Puzzle Map

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Puzzle Maps are ways for a hunt to portray the puzzles in a round or the entire hunt in visual form. This can either be done to show the relationship between the puzzles within the space, or just to provide a more playful representation than the traditional list method.

Background[edit | edit source]

An early Puzzle Map from the 2005 MIT Mystery Hunt, containing all puzzles in the hunt.

Puzzle Maps have existed nearly as long as digital puzzle hunts have existed. Very early in the 2000s, hunts like the MIT Mystery Hunt were already presenting puzzles in visual formats, with the first MIT Mystery Hunt doing so in 2004 (where the maps were literally maps, and were also puzzles that could be solved themselves).

A notable point in this history is the 2005 MIT Mystery Hunt, in which the entire hunt was contained in a map of a small town, with each puzzle represented by a colored circle or star on the map, and each color's puzzles making up one of the six main rounds. It's notable in that, while most past hunts AND most modern hunts comparable to the MITMH will occasionally use a Puzzle Map to represent individual rounds' puzzles, they very rarely do what 2005's MITMH did and present every single one there.

Since then, larger hunts have mostly chosen to present puzzles in creative ways either within rounds (such as for the 2020 or 2022 MIT Mystery Hunt) or by showcasing the rounds themselves on a Puzzle Map rather than individual puzzles. (such as the 2019 MIT Mystery Hunt), but some mid-size hunts, such as the 2021 Teammate Hunt, have still managed to pull off impressive-looking whole-hunt Puzzle Maps.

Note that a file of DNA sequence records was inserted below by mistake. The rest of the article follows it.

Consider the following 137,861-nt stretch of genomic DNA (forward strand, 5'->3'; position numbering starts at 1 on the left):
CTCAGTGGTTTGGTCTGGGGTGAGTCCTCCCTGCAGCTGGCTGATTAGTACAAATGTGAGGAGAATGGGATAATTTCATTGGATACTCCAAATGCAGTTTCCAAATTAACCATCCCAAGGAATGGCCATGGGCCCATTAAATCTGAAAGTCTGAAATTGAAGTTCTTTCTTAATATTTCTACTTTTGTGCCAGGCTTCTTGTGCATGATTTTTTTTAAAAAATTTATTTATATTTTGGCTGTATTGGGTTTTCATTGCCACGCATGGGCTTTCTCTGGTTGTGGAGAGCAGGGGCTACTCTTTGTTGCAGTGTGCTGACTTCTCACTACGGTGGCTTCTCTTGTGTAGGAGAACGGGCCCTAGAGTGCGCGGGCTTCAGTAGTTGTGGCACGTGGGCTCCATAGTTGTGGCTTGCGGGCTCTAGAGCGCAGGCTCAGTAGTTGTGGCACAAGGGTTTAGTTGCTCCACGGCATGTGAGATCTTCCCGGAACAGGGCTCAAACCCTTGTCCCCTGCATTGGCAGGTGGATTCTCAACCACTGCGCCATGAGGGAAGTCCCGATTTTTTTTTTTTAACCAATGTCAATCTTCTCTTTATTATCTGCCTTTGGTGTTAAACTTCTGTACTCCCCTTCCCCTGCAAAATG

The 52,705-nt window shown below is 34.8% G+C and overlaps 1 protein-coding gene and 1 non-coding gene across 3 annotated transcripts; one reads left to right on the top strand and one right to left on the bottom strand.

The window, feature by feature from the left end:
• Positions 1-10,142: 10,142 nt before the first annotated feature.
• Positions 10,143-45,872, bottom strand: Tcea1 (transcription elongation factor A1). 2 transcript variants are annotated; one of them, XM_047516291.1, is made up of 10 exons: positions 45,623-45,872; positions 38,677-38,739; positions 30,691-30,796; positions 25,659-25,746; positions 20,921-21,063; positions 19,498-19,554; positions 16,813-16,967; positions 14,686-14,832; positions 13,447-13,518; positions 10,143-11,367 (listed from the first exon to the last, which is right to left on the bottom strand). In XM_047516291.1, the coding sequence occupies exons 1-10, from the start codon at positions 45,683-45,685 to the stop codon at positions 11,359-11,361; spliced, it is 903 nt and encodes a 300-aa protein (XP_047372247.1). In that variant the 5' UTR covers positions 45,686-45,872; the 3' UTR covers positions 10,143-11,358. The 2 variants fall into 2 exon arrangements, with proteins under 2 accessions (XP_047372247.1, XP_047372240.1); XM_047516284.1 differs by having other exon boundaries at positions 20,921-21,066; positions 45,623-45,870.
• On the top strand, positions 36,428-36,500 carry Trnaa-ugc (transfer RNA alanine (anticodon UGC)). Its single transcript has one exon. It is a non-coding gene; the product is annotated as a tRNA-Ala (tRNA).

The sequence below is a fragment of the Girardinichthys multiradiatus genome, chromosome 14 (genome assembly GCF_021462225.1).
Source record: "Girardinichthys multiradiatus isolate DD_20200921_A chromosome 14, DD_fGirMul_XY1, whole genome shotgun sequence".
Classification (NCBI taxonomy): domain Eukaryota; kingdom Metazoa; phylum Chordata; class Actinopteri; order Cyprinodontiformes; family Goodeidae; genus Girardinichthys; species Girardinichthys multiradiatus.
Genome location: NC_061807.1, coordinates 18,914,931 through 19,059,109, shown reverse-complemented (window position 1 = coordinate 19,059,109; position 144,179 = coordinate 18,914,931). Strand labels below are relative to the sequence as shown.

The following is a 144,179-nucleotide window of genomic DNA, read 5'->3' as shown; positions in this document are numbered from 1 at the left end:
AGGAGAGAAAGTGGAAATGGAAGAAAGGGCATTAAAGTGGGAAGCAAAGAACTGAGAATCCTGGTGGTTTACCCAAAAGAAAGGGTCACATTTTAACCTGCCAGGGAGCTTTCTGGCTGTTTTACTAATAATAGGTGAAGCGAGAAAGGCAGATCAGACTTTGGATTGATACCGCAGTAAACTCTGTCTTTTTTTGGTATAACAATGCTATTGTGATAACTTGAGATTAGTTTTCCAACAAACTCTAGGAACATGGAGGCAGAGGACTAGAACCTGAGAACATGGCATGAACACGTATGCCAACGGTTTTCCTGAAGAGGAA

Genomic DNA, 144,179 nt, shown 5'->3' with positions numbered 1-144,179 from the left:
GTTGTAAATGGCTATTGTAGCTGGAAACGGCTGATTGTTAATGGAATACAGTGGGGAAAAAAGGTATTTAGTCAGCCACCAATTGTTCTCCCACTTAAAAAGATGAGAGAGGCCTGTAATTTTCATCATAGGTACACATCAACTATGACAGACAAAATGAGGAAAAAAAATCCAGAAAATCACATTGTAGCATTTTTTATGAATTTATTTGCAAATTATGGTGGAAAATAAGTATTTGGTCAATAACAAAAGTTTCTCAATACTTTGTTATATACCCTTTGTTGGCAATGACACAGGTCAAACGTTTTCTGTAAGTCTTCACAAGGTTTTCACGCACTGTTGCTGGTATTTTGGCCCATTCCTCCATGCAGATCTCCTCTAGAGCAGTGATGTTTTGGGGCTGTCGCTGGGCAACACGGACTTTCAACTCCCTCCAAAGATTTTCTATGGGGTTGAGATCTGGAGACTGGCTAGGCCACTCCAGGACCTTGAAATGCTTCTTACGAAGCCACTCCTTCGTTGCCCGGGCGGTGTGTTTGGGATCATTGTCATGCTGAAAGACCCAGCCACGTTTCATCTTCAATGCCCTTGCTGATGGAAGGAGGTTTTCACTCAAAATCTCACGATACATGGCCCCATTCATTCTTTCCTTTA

Hunt Application[edit | edit source]

A more modern (and literal) Puzzle Map, from the Quest Coast round of the 2022 MIT Mystery Hunt

To do TO DO

Notable Examples[edit | edit source]

Puzzle Map as a theme[edit | edit source]

  • 2004 MIT Mystery Hunt (web) - Contained several literal Puzzle Maps. The main hub for the hunt was a large map with the locations of each round marked on it, as well as a lot of extraneous information. Similarly, each round had a map with puzzle locations marked. At the end of each meta, the answer would point towards a way to manipulate the map and mark the location of a portal to the next round. Although it went unused during the hunt, the hub map also had several puzzles hidden in it, that would have needed to be solved to reach the finale.
  • 2015 MIT Mystery Hunt (web) - A rare case of a modern hunt showcasing all puzzles in a single map. This was accomplished by having a very tall map, starting at sea level and diving deep down into the ocean, with every single puzzle being represented by an image on the journey.
  • 2021 Teammate Puzzle Hunt (web) - A hunt where the map not only represented every puzzle, but had multiple forms in order to fit all of them in: since puzzles in the second half were different depending on whether solvers were looking at Matt's side or Emma's side, you could toggle between the two map overlays to see the full scope.

Puzzle Map used as a mechanic[edit | edit source]

See Also[edit | edit source]